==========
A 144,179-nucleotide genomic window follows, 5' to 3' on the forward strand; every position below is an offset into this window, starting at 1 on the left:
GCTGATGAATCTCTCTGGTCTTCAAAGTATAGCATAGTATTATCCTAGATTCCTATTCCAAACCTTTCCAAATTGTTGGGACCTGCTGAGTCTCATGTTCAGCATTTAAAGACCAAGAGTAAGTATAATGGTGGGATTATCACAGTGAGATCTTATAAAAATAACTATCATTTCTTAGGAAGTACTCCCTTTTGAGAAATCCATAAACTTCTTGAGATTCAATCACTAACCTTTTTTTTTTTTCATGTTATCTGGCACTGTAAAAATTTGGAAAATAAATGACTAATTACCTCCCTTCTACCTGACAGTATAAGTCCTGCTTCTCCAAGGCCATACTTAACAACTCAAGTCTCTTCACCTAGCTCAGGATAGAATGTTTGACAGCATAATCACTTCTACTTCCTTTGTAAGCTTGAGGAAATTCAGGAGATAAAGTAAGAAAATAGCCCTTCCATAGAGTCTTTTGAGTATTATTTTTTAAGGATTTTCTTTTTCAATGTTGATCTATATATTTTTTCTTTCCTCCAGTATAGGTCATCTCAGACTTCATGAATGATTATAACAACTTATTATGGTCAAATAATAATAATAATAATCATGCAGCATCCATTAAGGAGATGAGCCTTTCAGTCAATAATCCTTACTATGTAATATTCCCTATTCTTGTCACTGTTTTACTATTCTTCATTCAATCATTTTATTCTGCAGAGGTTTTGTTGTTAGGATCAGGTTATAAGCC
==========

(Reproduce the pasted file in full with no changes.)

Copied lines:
A 144,179-nucleotide genomic window follows, 5' to 3' on the forward strand; every position below is an offset into this window, starting at 1 on the left:
GCTGATGAATCTCTCTGGTCTTCAAAGTATAGCATAGTATTATCCTAGATTCCTATTCCAAACCTTTCCAAATTGTTGGGACCTGCTGAGTCTCATGTTCAGCATTTAAAGACCAAGAGTAAGTATAATGGTGGGATTATCACAGTGAGATCTTATAAAAATAACTATCATTTCTTAGGAAGTACTCCCTTTTGAGAAATCCATAAACTTCTTGAGATTCAATCACTAACCTTTTTTTTTTTTCATGTTATCTGGCACTGTAAAAATTTGGAAAATAAATGACTAATTACCTCCCTTCTACCTGACAGTATAAGTCCTGCTTCTCCAAGGCCATACTTAACAACTCAAGTCTCTTCACCTAGCTCAGGATAGAATGTTTGACAGCATAATCACTTCTACTTCCTTTGTAAGCTTGAGGAAATTCAGGAGATAAAGTAAGAAAATAGCCCTTCCATAGAGTCTTTTGAGTATTATTTTTTAAGGATTTTCTTTTTCAATGTTGATCTATATATTTTTTCTTTCCTCCAGTATAGGTCATCTCAGACTTCATGAATGATTATAACAACTTATTATGGTCAAATAATAATAATAATAATCATGCAGCATCCATTAAGGAGATGAGCCTTTCAGTCAATAATCCTTACTATGTAATATTCCCTATTCTTGTCACTGTTTTACTATTCTTCATTCAATCATTTTATTCTGCAGAGGTTTTGTTGTTAGGATCAGGTTATAAGCC